Empires crumble slowly and clumsily. Who knew that this lesson from history would apply to a web series about a debauched cult leader?
Prakash Jha’s Aashram enters its third season with unresolved problems and new adversaries taking their places among the old. As busy as previous seasons and running into 10 lengthy episodes, the MX Player show remains as much in thrall to the charlatan godman Baba Nirala as his blinkered devotees.
Whosoever has been wounded by Nirala (Bobby Deol) is hard at work, most of all the wrestler Pammi (Aaditi Pohankar), whom he had raped in season two. Pammi, along with journalist Akki (Rajeev Siddhartha), managed to flee Nirala’s prison-like headquarters and is now in hiding.
Chief Minister Hukum Singh (Sachin Shroff), who owes his electoral victory to Nirala and his factotum Bhope (Chandan Roy Sanyal), is stooping to conquer. Hukum Singh lets himself be ordered about, whether it’s in the selection of ministers or the allotment of lucrative contracts, but is hoping to use image consultant Sonia (Esha Gupta) to draw rings around the crooked cult leader.
Police officer Ujagar (Darshan Kumaar), one of the few honest law enforcers in this corner of Uttar Pradesh, hasn’t given up his quest to expose Nirala. Hukum Singh’s rival Sundar Lal (Anil Rastogi), who was backstabbed by Nirala, is also in the queue. Nirala’s wife Banno (Tulika Banerjee) finally steps forward to claim her slice of Nirala’s ever-widening pie.
And yet, Nirala not only prevails but soars to even greater heights. You are a living god, Sonia tells Nirala. I am god, he declares a few episodes later. Allotted vast tracts of land to expand his business interests and with untrammelled influence, Nirala can be forgiven his confidence.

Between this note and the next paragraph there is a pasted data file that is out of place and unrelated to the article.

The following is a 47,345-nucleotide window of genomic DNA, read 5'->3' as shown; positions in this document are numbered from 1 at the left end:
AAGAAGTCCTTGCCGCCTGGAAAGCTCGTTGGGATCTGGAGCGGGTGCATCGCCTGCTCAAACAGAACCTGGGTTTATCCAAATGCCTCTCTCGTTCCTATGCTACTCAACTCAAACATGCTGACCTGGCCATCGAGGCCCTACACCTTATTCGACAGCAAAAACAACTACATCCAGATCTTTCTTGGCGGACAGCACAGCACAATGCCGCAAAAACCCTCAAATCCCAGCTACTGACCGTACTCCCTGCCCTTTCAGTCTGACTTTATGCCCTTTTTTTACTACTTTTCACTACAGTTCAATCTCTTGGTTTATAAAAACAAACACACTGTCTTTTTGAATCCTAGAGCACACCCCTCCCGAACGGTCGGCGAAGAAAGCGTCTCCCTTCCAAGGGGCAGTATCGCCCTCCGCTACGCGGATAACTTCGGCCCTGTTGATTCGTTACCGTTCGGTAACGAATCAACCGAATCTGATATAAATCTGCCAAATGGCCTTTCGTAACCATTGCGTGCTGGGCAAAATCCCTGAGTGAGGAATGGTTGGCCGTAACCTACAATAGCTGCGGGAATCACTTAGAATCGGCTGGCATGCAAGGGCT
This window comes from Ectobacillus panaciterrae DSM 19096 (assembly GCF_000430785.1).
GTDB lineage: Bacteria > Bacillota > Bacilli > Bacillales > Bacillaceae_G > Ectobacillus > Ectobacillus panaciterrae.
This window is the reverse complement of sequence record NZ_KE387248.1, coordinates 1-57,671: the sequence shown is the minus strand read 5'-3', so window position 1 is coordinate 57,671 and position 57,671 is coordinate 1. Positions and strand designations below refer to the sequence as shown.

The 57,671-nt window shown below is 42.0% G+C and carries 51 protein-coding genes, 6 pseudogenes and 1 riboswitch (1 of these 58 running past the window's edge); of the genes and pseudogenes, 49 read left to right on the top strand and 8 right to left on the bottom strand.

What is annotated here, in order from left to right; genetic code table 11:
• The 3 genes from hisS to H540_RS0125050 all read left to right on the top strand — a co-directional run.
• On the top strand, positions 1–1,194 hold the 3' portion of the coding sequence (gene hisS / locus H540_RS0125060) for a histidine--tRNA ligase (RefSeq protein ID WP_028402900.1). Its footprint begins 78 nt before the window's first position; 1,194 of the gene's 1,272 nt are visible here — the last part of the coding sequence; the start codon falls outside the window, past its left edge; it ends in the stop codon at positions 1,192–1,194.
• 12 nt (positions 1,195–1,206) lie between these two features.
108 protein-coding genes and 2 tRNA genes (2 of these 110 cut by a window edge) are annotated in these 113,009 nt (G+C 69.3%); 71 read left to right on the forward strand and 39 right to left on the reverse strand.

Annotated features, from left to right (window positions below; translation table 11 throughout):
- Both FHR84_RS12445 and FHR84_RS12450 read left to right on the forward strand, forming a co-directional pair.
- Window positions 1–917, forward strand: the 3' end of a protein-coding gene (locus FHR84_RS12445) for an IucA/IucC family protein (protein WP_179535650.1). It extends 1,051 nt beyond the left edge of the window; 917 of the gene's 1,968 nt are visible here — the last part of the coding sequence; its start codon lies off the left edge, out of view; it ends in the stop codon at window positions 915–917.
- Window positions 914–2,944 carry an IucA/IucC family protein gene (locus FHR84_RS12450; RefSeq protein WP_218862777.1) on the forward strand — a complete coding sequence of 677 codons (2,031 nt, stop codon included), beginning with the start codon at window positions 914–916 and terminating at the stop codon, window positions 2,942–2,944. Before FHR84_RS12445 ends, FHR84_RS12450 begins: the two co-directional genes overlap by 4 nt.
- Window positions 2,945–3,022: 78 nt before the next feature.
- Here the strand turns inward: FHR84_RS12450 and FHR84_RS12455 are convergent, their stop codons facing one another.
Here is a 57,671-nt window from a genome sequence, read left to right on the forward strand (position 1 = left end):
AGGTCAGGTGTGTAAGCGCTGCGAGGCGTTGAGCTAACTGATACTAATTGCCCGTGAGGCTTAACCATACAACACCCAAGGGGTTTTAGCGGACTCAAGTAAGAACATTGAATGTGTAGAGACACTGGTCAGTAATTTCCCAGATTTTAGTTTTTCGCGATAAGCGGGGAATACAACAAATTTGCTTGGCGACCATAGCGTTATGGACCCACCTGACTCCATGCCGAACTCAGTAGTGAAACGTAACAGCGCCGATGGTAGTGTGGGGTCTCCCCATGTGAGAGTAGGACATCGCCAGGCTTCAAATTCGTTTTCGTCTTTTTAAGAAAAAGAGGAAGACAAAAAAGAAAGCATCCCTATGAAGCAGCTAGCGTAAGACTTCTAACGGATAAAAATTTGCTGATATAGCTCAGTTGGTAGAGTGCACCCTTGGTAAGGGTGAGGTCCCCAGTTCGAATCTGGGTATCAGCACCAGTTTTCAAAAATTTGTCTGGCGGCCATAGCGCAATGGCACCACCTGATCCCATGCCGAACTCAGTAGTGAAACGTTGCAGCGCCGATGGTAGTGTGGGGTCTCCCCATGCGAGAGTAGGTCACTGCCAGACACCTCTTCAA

As in the previous season, the makers introduce new ideas and characters that threaten to take the show into a new direction, only to leave us hanging. Nirala’s pre-godly life as the lowly criminal Monty, which might have revealed how cults get formed in the first place, is barely explored. Women previously exploited by Nirala hang around in the background, waiting for their lines and the opportunity to be relevant.
The initial examination of how unscrupulous godmen come to exert a mesmeric hold over their flock has given way to the predictable rhythms of the crime show. Nearly everybody is on the take, which generates momentum but also ensures that the narrative spins in circles.
Among the more imaginative new ideas is Nirala’s strange obsession with Pammi, the kind a predator feels for its prey. If Nirala is moving towards delusion and might just be the one driving the bulldozer that topples his empire – perhaps we will find out in season five.
Patience is a virtue with the third edition, whose assembly-line quality is evident from the credit “Story, screenplay and dialogues by PJP [Prakash Jha Productions] team”. Salvation is delivered by Jha’s convincing building of Nirala’s kitschy-heavy world, the solidly written characters introduced in the first season from 2020, and the commitment of the actors to their roles.
Aaditi Pohankar’s Pammi and Darshan Kumaar’s Ujagar are among those who suffer from having little to do but glower and wait their turn. Chandan Roy Sanyal, as Nirala’s ruthless enforcer, is the show’s most fascinating and watchable actor. Roy Sanyal plays Bhope, who is the real power behind the throne, with just the right combination of gleeful menace and deceptive charisma.